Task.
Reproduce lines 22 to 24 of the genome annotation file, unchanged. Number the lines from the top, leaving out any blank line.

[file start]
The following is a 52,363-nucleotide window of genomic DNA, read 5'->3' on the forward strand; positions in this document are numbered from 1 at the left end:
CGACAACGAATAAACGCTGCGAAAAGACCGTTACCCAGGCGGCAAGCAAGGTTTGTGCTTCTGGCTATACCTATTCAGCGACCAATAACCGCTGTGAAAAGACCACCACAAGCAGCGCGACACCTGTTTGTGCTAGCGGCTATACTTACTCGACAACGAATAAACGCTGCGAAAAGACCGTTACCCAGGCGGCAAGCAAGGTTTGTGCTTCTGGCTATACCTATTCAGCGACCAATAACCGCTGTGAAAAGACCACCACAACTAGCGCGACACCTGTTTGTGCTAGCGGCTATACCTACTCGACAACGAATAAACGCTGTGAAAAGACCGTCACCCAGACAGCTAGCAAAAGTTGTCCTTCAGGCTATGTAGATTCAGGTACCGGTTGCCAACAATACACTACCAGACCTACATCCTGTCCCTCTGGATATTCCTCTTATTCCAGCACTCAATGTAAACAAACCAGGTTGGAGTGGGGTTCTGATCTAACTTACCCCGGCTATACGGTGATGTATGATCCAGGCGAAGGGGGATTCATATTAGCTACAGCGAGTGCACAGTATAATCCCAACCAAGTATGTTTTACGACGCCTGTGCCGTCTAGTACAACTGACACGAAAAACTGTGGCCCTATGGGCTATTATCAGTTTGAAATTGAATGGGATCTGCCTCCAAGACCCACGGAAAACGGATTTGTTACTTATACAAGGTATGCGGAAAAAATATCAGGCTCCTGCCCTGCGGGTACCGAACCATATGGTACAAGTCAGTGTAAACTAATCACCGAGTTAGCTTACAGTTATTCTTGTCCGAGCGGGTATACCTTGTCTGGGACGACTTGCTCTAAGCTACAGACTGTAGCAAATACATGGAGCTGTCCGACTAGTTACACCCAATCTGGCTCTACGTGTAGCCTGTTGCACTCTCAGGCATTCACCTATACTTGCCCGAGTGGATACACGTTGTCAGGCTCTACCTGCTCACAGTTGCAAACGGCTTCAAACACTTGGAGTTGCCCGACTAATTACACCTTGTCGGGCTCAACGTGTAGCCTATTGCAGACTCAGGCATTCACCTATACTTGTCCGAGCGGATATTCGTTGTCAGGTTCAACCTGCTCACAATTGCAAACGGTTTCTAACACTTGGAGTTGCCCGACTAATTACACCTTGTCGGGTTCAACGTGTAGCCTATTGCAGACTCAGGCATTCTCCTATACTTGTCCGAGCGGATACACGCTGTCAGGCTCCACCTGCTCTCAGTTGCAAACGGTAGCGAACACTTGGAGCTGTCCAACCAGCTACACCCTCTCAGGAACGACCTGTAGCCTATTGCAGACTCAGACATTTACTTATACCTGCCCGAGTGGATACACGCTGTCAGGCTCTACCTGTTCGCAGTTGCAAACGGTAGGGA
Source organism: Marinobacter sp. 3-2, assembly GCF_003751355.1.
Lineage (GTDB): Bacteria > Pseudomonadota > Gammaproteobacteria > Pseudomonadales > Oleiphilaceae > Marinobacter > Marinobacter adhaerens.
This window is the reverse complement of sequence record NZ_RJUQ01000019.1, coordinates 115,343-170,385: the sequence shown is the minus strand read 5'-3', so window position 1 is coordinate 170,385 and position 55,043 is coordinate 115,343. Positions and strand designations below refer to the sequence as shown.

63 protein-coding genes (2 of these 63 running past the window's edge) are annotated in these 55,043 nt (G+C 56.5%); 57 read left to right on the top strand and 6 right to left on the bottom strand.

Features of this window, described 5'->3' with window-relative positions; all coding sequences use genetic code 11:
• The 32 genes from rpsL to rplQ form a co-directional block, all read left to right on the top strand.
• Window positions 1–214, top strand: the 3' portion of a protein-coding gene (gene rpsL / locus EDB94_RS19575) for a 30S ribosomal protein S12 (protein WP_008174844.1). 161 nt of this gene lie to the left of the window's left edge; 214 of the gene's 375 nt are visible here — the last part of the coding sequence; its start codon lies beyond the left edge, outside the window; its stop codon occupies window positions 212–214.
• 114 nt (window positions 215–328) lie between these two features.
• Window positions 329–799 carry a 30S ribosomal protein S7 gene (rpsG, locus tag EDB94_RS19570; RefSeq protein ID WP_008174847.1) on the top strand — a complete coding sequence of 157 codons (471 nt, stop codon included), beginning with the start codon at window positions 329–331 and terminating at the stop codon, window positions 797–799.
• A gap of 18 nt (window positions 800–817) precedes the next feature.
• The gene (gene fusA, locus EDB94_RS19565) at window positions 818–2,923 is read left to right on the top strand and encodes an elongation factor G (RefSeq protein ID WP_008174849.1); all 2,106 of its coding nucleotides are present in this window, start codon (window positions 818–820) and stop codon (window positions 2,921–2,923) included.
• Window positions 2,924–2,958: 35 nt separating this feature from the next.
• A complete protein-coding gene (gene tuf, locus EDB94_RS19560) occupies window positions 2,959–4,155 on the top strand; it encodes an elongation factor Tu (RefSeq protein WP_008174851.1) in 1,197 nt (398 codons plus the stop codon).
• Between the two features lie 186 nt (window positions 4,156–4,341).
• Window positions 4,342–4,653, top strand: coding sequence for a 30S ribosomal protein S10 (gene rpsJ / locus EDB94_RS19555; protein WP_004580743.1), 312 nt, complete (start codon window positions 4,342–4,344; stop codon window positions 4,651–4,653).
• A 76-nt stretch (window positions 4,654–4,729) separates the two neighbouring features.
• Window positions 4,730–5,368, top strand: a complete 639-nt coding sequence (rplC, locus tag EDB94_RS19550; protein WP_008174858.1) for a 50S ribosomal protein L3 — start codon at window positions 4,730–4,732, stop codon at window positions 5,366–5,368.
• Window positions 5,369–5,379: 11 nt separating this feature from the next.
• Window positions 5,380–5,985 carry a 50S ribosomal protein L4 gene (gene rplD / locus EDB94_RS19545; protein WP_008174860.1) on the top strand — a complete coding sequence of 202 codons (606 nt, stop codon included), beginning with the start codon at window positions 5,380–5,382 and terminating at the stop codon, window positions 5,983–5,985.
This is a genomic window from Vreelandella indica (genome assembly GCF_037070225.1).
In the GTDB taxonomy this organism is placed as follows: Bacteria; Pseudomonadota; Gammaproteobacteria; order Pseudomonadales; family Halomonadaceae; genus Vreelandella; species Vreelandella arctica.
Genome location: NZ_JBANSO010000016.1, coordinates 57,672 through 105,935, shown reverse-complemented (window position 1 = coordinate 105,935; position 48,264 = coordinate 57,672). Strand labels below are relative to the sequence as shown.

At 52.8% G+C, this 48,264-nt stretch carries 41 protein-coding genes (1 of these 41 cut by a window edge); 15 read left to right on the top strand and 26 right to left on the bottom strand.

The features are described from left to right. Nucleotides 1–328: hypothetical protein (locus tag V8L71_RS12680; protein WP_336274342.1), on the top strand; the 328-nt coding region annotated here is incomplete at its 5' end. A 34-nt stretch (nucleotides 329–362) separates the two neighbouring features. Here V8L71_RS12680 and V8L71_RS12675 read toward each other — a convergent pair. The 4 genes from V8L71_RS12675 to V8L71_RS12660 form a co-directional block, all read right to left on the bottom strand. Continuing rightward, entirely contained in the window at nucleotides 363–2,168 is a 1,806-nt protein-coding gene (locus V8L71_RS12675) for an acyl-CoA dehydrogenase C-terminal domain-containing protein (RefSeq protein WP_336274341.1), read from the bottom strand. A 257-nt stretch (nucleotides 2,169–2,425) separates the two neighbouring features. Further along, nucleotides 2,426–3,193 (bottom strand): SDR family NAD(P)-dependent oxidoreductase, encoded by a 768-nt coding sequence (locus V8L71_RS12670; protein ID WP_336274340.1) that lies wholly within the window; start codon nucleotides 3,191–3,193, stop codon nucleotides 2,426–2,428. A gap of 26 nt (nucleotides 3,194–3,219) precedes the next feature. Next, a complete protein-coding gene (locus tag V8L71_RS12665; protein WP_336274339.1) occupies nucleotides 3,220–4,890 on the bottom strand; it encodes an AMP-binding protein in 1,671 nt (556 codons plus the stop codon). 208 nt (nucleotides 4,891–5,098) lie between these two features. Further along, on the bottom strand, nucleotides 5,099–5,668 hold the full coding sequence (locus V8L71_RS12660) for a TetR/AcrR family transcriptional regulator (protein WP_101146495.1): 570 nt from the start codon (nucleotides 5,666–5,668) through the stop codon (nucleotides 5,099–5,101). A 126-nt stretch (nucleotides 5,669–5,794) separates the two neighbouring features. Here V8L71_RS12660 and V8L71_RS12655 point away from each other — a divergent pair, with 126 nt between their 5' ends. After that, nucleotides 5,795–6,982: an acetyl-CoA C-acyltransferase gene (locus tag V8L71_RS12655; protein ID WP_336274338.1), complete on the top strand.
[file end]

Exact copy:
This is a genomic window from Vreelandella indica (genome assembly GCF_037070225.1).
In the GTDB taxonomy this organism is placed as follows: Bacteria; Pseudomonadota; Gammaproteobacteria; order Pseudomonadales; family Halomonadaceae; genus Vreelandella; species Vreelandella arctica.
Genome location: NZ_JBANSO010000016.1, coordinates 57,672 through 105,935, shown reverse-complemented (window position 1 = coordinate 105,935; position 48,264 = coordinate 57,672). Strand labels below are relative to the sequence as shown.